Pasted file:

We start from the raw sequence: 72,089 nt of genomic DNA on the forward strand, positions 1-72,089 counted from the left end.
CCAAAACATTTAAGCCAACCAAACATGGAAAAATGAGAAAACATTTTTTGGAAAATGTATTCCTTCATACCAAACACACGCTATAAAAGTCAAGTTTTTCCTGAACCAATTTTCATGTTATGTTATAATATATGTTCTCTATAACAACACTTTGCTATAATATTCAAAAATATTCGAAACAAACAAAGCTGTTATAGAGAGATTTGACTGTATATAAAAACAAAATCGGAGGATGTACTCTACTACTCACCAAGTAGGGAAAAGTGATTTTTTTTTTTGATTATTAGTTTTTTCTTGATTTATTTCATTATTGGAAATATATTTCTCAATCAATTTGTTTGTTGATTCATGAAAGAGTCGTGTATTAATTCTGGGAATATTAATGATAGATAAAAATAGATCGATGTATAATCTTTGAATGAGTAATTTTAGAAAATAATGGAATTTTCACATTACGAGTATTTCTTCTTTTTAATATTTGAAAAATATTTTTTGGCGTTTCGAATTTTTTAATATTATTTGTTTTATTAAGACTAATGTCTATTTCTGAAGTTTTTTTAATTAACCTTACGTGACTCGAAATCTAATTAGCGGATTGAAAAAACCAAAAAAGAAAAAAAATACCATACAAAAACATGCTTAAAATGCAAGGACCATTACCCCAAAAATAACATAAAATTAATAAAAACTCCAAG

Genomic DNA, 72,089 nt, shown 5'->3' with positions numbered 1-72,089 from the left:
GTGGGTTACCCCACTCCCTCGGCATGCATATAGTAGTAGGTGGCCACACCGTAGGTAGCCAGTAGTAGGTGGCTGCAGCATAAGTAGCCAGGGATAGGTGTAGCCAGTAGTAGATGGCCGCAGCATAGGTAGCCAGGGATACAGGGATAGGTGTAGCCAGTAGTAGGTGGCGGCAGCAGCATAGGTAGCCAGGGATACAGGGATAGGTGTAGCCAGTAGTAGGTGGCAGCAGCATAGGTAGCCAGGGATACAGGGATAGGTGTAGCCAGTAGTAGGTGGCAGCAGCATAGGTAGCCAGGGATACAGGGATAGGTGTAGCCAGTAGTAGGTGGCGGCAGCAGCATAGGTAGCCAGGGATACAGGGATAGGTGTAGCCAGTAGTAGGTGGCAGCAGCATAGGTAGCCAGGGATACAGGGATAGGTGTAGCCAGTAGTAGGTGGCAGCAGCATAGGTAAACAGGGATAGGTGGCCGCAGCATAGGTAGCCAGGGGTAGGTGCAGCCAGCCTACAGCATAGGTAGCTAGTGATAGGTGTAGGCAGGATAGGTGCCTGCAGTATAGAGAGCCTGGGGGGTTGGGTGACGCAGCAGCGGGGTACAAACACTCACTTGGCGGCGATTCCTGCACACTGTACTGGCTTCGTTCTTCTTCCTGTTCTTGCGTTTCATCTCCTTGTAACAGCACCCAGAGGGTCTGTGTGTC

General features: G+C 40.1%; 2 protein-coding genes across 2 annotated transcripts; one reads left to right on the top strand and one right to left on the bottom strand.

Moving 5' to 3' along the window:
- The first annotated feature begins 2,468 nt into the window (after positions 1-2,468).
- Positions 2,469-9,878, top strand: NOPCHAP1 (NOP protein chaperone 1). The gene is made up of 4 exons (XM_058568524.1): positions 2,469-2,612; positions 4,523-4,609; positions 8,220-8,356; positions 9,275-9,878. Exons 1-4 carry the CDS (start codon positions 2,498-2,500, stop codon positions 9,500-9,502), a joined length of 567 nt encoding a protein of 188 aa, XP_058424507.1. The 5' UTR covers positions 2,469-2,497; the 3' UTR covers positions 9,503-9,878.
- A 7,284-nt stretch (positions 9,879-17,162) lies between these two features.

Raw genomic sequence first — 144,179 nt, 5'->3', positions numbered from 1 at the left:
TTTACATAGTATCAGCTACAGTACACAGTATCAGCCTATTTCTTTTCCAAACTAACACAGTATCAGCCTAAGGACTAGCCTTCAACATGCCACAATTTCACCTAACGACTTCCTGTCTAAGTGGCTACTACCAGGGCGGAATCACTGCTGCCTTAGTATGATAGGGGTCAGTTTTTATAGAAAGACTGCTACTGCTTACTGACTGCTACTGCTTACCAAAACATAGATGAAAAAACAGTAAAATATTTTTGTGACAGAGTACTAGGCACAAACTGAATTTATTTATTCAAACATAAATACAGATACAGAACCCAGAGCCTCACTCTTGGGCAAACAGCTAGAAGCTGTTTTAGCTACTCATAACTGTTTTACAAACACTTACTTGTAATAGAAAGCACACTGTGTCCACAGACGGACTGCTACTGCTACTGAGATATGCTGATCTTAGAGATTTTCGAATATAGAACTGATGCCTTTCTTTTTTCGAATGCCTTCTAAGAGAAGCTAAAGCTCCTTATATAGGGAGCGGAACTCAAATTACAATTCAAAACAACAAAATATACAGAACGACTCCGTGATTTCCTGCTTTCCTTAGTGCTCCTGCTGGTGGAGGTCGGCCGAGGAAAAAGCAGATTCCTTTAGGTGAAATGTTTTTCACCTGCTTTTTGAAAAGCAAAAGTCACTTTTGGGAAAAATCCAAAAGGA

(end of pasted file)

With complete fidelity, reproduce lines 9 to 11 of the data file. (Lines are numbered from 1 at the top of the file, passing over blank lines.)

- A 7,284-nt stretch (positions 9,879-17,162) lies between these two features.

Raw genomic sequence first — 144,179 nt, 5'->3', positions numbered from 1 at the left:
TTTACATAGTATCAGCTACAGTACACAGTATCAGCCTATTTCTTTTCCAAACTAACACAGTATCAGCCTAAGGACTAGCCTTCAACATGCCACAATTTCACCTAACGACTTCCTGTCTAAGTGGCTACTACCAGGGCGGAATCACTGCTGCCTTAGTATGATAGGGGTCAGTTTTTATAGAAAGACTGCTACTGCTTACTGACTGCTACTGCTTACCAAAACATAGATGAAAAAACAGTAAAATATTTTTGTGACAGAGTACTAGGCACAAACTGAATTTATTTATTCAAACATAAATACAGATACAGAACCCAGAGCCTCACTCTTGGGCAAACAGCTAGAAGCTGTTTTAGCTACTCATAACTGTTTTACAAACACTTACTTGTAATAGAAAGCACACTGTGTCCACAGACGGACTGCTACTGCTACTGAGATATGCTGATCTTAGAGATTTTCGAATATAGAACTGATGCCTTTCTTTTTTCGAATGCCTTCTAAGAGAAGCTAAAGCTCCTTATATAGGGAGCGGAACTCAAATTACAATTCAAAACAACAAAATATACAGAACGACTCCGTGATTTCCTGCTTTCCTTAGTGCTCCTGCTGGTGGAGGTCGGCCGAGGAAAAAGCAGATTCCTTTAGGTGAAATGTTTTTCACCTGCTTTTTGAAAAGCAAAAGTCACTTTTGGGAAAAATCCAAAAGGA